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President Trump announced his administration’s strategy for the War in Afghanistan on Monday, and Ron Paul responded with a series of Tweets that echo the sentiments many Americans feel towards the longest war in U.S. history that has now spanned three administrations over 16 years, with no end in sight.

The former Republican presidential candidate and Texas congressman began the evening by saying he was “hoping for the best” with Trump’s address to the nation from Fort Meyer Military Base in Arlington, Virginia. Within minutes, Paul followed up with another Tweet that said simply, “Steve Bannon brakes removed. Neocons feeling their oats.”

As Trump prepared to announce a further extension of the already never-ending war in Afghanistan, he also attempted to pander to the same military personnel who would be leading the charge and risking their lives.

“American patriots from every generation have given their last breath on the battlefield—for our nation and for our freedom,” Trump said. “Through their lives, and though their lives were cut short, in their deeds they achieved total immortality. By following the heroic example of those who fought to preserve our republic, we can find the inspiration our country needs to unify, to heal and to remain one nation under God. The men and women of our military operate as one team, with one shared mission and one shared sense of purpose.”

Paul responded by noting, “the military personnel are the victims of bad foreign policy.” He also pointed out the current predicament, writing sad that these wars the politicians argue for are unconstitutional yet we are told we are over there defending the Constitution.”

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“My original instinct was to pull out, and historically I like following my instincts,” Trump said next, as the tone of his speech shifted while he flip-flopped on a massive scale and attempted to justify it. “But all my life, I have heard that decisions are much different when you sit behind the desk in the Oval Office. In other words, when you are president of the United States.”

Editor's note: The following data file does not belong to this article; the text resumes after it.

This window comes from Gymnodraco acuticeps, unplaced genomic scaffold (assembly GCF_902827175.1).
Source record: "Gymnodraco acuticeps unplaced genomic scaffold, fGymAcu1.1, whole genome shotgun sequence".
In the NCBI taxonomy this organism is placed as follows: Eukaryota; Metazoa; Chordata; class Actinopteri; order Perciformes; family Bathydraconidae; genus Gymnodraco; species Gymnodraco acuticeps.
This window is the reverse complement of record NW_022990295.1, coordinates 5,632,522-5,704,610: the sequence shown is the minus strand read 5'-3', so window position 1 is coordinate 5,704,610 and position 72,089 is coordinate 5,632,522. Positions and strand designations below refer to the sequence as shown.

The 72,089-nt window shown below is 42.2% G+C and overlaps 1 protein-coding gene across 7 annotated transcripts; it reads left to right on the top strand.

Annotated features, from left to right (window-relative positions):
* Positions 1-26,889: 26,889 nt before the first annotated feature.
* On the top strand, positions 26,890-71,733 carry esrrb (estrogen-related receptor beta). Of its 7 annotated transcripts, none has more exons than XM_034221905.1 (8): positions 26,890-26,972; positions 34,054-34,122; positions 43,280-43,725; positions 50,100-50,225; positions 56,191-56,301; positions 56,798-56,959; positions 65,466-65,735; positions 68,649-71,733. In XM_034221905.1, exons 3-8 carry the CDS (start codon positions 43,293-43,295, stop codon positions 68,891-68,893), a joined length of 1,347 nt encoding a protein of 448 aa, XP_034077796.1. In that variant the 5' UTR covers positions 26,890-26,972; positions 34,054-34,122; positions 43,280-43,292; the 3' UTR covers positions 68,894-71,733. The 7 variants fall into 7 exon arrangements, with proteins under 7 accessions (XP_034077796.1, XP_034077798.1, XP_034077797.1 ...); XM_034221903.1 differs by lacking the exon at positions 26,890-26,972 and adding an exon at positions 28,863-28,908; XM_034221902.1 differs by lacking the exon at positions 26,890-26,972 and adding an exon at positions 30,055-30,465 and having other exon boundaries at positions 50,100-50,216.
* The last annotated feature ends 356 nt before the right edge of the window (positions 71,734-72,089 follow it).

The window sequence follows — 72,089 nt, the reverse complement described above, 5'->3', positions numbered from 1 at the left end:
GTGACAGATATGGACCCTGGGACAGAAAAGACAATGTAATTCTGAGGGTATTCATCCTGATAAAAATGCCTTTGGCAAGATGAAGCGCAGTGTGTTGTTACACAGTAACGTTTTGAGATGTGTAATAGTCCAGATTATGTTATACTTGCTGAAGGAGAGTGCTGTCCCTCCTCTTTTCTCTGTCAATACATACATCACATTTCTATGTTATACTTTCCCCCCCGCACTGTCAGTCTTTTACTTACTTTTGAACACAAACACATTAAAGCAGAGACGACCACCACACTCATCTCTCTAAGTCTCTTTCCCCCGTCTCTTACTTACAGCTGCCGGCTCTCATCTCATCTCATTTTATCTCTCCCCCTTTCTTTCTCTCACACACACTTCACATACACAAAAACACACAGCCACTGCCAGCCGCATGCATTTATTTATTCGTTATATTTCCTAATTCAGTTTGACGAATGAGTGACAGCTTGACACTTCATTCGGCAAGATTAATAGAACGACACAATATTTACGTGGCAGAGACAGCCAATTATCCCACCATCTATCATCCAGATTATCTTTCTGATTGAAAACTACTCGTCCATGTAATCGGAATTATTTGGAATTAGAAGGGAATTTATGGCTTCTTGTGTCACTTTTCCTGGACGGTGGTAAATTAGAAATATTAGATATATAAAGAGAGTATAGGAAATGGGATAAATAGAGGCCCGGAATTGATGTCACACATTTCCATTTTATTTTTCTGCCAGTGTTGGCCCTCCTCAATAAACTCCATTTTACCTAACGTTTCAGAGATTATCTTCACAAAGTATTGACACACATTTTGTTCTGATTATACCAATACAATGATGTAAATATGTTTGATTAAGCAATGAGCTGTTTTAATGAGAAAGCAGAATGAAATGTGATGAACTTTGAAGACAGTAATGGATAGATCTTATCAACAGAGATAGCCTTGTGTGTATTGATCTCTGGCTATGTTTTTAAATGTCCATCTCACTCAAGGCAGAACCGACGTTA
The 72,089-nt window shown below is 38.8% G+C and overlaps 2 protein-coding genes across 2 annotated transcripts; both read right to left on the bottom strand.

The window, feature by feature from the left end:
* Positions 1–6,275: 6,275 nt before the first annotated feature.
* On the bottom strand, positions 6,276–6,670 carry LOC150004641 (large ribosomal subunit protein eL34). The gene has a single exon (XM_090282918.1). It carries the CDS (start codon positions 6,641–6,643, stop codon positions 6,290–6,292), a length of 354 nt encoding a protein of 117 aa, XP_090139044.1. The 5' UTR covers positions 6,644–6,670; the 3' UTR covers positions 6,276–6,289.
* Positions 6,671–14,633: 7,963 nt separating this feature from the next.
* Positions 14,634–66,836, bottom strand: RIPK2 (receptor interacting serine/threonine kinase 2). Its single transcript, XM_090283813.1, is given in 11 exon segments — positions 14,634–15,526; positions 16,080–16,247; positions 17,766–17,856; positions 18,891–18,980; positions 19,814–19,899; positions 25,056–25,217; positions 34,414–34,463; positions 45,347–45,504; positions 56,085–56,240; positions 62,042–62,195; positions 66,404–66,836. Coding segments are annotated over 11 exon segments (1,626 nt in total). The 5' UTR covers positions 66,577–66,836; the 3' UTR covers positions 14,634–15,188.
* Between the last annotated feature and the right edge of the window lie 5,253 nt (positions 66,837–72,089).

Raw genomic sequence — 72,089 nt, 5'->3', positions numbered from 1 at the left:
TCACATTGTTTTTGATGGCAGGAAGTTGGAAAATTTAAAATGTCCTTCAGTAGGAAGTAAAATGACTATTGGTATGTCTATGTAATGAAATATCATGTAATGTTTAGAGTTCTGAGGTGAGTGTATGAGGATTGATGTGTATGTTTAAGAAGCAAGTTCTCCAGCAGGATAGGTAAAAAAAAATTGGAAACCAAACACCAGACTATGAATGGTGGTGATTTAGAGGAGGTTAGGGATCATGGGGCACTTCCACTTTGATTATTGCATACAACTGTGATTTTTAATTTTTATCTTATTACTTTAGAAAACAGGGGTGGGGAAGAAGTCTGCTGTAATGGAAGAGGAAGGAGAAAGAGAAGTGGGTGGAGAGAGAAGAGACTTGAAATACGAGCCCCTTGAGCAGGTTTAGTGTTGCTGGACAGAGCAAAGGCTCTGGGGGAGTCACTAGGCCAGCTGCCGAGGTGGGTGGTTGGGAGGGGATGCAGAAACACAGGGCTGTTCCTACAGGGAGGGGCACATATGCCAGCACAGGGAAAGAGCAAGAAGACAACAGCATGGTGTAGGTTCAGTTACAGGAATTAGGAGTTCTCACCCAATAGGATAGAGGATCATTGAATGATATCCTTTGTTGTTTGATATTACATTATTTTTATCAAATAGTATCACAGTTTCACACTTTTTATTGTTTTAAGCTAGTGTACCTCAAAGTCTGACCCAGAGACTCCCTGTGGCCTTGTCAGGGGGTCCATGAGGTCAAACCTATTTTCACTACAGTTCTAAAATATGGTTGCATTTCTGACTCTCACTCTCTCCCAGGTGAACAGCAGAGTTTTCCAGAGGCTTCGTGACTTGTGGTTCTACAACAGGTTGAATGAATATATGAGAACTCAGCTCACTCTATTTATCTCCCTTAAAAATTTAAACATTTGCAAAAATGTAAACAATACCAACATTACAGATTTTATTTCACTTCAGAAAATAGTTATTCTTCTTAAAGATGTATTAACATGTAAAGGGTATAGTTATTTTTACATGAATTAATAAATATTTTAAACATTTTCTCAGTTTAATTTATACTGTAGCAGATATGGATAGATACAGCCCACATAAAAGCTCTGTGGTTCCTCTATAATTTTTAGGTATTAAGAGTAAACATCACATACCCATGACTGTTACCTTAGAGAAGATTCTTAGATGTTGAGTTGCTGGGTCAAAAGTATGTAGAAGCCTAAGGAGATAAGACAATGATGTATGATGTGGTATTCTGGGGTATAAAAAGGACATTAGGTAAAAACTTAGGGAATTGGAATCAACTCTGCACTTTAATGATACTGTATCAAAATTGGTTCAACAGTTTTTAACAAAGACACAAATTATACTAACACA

Paul replied with, “Mr. President, it’s too bad you do not follow your instincts.”

Ironically enough, Trump actually agreed with Ron Paul and publicly declared this on Twitter before bowing down to the neocon pressure in the deep state and putting more American lives at risk and the guaranteed wholesale slaughter of innocent Afghan citizens.

Trump, just like his two most recent predecessors in the white house, used the same rhetoric, saying, “the consequences of a rapid exit are both predictable and unacceptable.” He then made another huge flip flop and falsely claimed that “9/11, the worst terrorist attack in our history, was planned and directed from Afghanistan because that country was ruled by a government that gave comfort and shelter to terrorists.” Paul was quick to hold Trump accountable, writing, “[9/11 was] planned in Afghanistan? What about Saudi Arabia?” followed by What’s wrong with rapid exit? We just marched in, we can just march out.”

As Trump warned about how even after the U.S. has spent over 16 years in Afghanistan, “today, 20 U.S.-designated foreign terrorist organizations are active in Afghanistan and Pakistan. The highest concentration in any region anywhere in the world,” Paul noted that Trump’s speech “sounds like pure neocon foreign policy.”“The promoters of war win. The American people lose,” Paul wrote. “Remember: There was no al-Qaeda until our foolish invasion of Iraq based on neocon lies. The American people deserve to know we are going to war and MUST give you permission through their representatives in Congress.”

While Trump’s plan to continue the War in Afghanistan was clear, he provided very few specific details. Some reports estimate that the increase in troops will be around 4,000 more than the 8,500 who are currently stationed in the region. However, Paul noted that no matter the number of troops, this speech indicated that the U.S. will continue the same foreign policy under Trump that it has pushed under Bush and Obama, and the same Authorization for Use of Military Force that was created after 9/11 will continue to be used and abused as more innocent civilians die at the hands of power-hungry neoconservatives in the longest war in U.S. history. “More killing is not the road to peace,” Paul wrote.